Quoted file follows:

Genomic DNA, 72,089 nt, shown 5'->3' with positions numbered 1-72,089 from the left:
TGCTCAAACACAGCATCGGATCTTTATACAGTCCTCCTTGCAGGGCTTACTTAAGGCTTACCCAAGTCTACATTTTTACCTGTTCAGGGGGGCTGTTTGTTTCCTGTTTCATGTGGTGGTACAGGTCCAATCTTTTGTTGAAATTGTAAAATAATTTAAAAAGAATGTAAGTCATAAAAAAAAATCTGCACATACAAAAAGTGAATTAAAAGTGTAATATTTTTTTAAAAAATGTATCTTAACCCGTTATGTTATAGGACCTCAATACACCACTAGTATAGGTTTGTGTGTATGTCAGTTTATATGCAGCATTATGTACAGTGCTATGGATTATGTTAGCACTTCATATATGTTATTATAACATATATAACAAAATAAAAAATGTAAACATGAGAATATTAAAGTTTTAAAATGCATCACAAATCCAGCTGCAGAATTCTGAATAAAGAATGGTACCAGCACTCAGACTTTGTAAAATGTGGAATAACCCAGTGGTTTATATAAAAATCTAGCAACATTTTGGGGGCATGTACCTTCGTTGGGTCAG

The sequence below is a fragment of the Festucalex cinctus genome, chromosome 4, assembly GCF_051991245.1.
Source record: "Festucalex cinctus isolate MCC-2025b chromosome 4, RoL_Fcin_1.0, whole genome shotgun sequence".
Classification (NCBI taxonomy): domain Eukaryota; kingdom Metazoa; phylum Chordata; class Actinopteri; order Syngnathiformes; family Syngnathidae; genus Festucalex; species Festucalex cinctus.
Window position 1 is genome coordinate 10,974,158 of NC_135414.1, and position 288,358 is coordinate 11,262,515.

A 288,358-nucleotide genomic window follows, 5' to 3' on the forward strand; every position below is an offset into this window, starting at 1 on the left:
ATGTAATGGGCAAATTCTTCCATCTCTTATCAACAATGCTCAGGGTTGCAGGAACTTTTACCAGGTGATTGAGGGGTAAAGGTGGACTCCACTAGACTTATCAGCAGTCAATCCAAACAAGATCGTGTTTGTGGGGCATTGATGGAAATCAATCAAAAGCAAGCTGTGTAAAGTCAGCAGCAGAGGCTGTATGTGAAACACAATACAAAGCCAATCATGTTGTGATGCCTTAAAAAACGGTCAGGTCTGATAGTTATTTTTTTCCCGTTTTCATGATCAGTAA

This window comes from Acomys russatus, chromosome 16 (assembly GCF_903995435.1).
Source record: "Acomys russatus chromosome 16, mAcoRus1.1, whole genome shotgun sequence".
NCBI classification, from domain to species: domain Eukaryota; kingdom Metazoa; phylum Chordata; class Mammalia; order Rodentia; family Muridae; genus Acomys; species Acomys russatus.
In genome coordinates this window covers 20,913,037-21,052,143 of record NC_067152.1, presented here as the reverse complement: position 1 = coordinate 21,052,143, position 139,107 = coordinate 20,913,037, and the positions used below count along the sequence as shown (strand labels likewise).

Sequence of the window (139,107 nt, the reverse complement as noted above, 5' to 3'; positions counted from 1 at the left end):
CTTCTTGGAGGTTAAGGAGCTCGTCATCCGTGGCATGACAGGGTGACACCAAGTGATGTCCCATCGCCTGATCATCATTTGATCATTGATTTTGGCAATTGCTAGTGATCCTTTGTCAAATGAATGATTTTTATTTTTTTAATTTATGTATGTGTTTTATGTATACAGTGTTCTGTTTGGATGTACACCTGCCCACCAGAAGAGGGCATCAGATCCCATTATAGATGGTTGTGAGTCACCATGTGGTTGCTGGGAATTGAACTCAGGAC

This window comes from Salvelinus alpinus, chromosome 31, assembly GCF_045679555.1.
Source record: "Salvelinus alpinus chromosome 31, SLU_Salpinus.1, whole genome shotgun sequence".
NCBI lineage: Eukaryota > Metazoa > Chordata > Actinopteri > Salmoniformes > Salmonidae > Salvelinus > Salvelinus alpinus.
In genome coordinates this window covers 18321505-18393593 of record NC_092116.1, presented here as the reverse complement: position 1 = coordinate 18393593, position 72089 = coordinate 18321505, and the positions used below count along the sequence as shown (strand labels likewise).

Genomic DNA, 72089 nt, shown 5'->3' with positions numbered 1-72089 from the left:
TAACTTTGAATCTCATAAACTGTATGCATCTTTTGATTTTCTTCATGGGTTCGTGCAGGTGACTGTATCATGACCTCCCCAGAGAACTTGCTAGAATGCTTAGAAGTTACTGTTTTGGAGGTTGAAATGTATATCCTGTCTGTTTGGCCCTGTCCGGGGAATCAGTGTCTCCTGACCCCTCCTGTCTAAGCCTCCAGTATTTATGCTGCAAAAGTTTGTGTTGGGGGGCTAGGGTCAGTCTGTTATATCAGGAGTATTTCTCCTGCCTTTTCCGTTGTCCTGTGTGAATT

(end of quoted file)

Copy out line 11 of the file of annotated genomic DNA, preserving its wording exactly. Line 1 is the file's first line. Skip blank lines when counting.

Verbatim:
NCBI classification, from domain to species: domain Eukaryota; kingdom Metazoa; phylum Chordata; class Mammalia; order Rodentia; family Muridae; genus Acomys; species Acomys russatus.